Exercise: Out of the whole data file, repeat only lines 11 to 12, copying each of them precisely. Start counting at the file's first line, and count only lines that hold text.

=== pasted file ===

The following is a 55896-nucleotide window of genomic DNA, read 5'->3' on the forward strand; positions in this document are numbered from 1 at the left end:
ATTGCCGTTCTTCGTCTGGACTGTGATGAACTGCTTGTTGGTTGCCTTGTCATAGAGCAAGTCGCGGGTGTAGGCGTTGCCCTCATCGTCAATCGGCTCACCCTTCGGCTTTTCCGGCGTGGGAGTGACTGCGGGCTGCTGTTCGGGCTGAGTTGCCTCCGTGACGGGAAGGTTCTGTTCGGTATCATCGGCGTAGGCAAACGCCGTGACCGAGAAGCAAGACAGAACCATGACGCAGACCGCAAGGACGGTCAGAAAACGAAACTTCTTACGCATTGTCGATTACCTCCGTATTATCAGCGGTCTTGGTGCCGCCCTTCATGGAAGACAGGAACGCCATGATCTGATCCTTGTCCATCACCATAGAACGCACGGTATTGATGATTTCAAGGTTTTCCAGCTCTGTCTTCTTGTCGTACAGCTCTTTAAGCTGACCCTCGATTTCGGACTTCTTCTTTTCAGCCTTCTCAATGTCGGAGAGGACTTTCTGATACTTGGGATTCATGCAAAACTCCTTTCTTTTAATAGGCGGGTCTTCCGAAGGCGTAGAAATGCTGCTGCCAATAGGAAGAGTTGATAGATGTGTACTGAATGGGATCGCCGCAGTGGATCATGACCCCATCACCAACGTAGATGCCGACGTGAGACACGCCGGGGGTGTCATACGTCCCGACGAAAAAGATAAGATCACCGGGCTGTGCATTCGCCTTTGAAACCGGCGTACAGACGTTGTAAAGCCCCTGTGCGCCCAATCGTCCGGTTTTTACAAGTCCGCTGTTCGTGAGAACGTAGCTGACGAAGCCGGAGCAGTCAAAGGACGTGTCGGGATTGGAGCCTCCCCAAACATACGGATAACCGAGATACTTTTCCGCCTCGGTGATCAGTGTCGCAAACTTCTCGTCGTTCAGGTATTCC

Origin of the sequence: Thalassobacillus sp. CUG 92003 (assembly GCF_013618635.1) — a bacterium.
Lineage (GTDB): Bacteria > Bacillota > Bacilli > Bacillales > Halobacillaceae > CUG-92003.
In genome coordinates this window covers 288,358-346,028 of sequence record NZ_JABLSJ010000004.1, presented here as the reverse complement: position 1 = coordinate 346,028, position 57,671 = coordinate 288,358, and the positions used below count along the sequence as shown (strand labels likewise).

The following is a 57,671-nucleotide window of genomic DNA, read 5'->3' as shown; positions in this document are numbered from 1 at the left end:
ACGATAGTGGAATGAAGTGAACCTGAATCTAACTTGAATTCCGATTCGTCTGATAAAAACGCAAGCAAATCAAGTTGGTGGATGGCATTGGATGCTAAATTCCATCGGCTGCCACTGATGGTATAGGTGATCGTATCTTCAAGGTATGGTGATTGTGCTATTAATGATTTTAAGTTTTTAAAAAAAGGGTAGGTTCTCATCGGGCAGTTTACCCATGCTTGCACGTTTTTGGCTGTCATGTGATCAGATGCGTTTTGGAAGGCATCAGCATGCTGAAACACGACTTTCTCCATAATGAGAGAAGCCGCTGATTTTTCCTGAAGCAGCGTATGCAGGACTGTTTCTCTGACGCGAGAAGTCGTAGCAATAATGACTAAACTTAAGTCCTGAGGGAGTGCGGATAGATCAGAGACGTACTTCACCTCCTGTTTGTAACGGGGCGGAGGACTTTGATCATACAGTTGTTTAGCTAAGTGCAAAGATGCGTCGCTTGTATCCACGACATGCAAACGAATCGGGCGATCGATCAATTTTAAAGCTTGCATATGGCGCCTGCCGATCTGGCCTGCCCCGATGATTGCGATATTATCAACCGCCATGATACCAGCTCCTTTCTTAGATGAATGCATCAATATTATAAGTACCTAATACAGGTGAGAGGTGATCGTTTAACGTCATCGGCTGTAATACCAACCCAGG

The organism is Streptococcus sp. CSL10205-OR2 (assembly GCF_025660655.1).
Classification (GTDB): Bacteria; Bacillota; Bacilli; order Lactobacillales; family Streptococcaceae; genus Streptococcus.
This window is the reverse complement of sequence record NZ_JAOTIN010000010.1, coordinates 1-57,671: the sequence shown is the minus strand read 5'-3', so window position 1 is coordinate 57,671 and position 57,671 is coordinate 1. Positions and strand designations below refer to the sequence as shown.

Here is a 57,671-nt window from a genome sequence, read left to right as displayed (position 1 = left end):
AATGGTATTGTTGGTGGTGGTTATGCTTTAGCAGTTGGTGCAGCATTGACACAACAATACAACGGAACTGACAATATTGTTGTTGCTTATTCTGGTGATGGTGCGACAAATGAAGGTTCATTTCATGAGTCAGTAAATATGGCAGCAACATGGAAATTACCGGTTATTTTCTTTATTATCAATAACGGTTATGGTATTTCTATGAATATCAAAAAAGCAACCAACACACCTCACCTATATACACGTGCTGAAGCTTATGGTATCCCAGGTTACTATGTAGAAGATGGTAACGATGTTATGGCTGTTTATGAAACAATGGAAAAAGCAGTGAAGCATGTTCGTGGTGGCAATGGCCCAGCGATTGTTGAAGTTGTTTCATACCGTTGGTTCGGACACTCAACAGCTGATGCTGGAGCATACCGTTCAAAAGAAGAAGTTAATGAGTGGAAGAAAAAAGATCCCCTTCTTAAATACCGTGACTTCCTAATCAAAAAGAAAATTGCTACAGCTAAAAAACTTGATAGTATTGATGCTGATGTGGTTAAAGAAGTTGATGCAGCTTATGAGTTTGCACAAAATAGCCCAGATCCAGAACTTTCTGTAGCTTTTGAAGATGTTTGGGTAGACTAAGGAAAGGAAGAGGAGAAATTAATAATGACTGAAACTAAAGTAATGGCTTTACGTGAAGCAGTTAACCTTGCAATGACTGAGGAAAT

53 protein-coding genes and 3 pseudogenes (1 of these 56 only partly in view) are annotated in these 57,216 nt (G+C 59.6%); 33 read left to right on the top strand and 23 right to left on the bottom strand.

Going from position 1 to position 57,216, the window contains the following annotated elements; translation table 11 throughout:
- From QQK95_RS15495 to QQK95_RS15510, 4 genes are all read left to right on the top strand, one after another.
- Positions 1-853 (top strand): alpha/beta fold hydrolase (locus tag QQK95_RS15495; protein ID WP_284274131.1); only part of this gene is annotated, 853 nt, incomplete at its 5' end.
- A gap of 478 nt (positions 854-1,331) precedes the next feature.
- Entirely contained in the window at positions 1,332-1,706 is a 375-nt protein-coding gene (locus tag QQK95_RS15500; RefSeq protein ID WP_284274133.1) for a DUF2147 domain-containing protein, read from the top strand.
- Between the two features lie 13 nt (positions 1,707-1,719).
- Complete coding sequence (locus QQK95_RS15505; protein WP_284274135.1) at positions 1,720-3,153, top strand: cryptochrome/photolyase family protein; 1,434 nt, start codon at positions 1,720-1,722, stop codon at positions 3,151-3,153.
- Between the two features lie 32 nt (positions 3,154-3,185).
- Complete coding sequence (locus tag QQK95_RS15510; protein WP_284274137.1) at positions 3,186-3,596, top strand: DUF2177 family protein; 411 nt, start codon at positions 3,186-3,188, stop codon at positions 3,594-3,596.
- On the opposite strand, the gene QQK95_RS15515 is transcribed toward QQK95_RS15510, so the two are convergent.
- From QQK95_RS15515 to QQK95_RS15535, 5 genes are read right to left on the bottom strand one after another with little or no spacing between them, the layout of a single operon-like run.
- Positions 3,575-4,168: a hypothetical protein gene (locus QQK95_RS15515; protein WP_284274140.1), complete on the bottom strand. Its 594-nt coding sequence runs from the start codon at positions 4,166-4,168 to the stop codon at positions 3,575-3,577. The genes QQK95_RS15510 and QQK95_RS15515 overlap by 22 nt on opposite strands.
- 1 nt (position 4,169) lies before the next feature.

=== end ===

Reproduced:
Here is a 57,671-nt window from a genome sequence, read left to right as displayed (position 1 = left end):
AATGGTATTGTTGGTGGTGGTTATGCTTTAGCAGTTGGTGCAGCATTGACACAACAATACAACGGAACTGACAATATTGTTGTTGCTTATTCTGGTGATGGTGCGACAAATGAAGGTTCATTTCATGAGTCAGTAAATATGGCAGCAACATGGAAATTACCGGTTATTTTCTTTATTATCAATAACGGTTATGGTATTTCTATGAATATCAAAAAAGCAACCAACACACCTCACCTATATACACGTGCTGAAGCTTATGGTATCCCAGGTTACTATGTAGAAGATGGTAACGATGTTATGGCTGTTTATGAAACAATGGAAAAAGCAGTGAAGCATGTTCGTGGTGGCAATGGCCCAGCGATTGTTGAAGTTGTTTCATACCGTTGGTTCGGACACTCAACAGCTGATGCTGGAGCATACCGTTCAAAAGAAGAAGTTAATGAGTGGAAGAAAAAAGATCCCCTTCTTAAATACCGTGACTTCCTAATCAAAAAGAAAATTGCTACAGCTAAAAAACTTGATAGTATTGATGCTGATGTGGTTAAAGAAGTTGATGCAGCTTATGAGTTTGCACAAAATAGCCCAGATCCAGAACTTTCTGTAGCTTTTGAAGATGTTTGGGTAGACTAAGGAAAGGAAGAGGAGAAATTAATAATGACTGAAACTAAAGTAATGGCTTTACGTGAAGCAGTTAACCTTGCAATGACTGAGGAAAT